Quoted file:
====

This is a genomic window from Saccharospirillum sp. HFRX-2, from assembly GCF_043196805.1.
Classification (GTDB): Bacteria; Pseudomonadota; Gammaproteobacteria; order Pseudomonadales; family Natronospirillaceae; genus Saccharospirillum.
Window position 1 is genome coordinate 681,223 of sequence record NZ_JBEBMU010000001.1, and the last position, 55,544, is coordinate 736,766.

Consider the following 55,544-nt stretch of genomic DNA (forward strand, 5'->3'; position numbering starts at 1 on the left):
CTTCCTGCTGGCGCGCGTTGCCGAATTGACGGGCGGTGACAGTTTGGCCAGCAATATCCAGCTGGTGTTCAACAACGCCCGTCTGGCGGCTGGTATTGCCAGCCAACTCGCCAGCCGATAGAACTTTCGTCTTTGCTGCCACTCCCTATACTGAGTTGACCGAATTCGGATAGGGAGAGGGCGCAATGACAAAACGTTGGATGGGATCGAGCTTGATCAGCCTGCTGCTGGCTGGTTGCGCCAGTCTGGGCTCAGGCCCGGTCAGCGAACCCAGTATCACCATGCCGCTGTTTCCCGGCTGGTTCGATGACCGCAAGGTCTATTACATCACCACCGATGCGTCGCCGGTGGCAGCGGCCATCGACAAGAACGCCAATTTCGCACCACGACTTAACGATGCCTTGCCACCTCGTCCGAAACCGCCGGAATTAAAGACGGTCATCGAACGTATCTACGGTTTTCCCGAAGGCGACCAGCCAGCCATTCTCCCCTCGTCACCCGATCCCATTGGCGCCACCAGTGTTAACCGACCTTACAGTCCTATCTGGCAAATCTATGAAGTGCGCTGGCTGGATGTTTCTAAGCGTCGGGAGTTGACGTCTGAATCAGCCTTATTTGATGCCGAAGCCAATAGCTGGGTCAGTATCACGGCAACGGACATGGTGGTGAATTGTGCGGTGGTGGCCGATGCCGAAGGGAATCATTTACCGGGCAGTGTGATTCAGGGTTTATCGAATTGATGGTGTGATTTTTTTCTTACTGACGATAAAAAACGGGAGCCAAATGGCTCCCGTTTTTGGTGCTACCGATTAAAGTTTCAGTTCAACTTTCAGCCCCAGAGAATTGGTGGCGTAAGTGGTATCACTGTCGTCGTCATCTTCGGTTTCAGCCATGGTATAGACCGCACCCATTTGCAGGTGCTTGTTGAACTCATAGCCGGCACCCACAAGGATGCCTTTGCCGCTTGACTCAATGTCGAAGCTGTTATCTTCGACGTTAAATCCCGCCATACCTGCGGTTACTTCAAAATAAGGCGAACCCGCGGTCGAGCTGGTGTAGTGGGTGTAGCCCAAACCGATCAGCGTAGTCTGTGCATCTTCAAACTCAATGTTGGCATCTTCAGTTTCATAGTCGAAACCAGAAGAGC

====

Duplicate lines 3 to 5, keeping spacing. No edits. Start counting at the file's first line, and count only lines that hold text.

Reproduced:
Window position 1 is genome coordinate 681,223 of sequence record NZ_JBEBMU010000001.1, and the last position, 55,544, is coordinate 736,766.

Consider the following 55,544-nt stretch of genomic DNA (forward strand, 5'->3'; position numbering starts at 1 on the left):
CTTCCTGCTGGCGCGCGTTGCCGAATTGACGGGCGGTGACAGTTTGGCCAGCAATATCCAGCTGGTGTTCAACAACGCCCGTCTGGCGGCTGGTATTGCCAGCCAACTCGCCAGCCGATAGAACTTTCGTCTTTGCTGCCACTCCCTATACTGAGTTGACCGAATTCGGATAGGGAGAGGGCGCAATGACAAAACGTTGGATGGGATCGAGCTTGATCAGCCTGCTGCTGGCTGGTTGCGCCAGTCTGGGCTCAGGCCCGGTCAGCGAACCCAGTATCACCATGCCGCTGTTTCCCGGCTGGTTCGATGACCGCAAGGTCTATTACATCACCACCGATGCGTCGCCGGTGGCAGCGGCCATCGACAAGAACGCCAATTTCGCACCACGACTTAACGATGCCTTGCCACCTCGTCCGAAACCGCCGGAATTAAAGACGGTCATCGAACGTATCTACGGTTTTCCCGAAGGCGACCAGCCAGCCATTCTCCCCTCGTCACCCGATCCCATTGGCGCCACCAGTGTTAACCGACCTTACAGTCCTATCTGGCAAATCTATGAAGTGCGCTGGCTGGATGTTTCTAAGCGTCGGGAGTTGACGTCTGAATCAGCCTTATTTGATGCCGAAGCCAATAGCTGGGTCAGTATCACGGCAACGGACATGGTGGTGAATTGTGCGGTGGTGGCCGATGCCGAAGGGAATCATTTACCGGGCAGTGTGATTCAGGGTTTATCGAATTGATGGTGTGATTTTTTTCTTACTGACGATAAAAAACGGGAGCCAAATGGCTCCCGTTTTTGGTGCTACCGATTAAAGTTTCAGTTCAACTTTCAGCCCCAGAGAATTGGTGGCGTAAGTGGTATCACTGTCGTCGTCATCTTCGGTTTCAGCCATGGTATAGACCGCACCCATTTGCAGGTGCTTGTTGAACTCATAGCCGGCACCCACAAGGATGCCTTTGCCGCTTGACTCAATGTCGAAGCTGTTATCTTCGACGTTAAATCCCGCCATACCTGCGGTTACTTCAAAATAAGGCGAACCCGCGGTCGAGCTGGTGTAGTGGGTGTAGCCCAAACCGATCAGCGTAGTCTGTGCATCTTCAAACTCAATGTTGGCATCTTCAGTTTCATAGTCGAAACCAGAAGAGC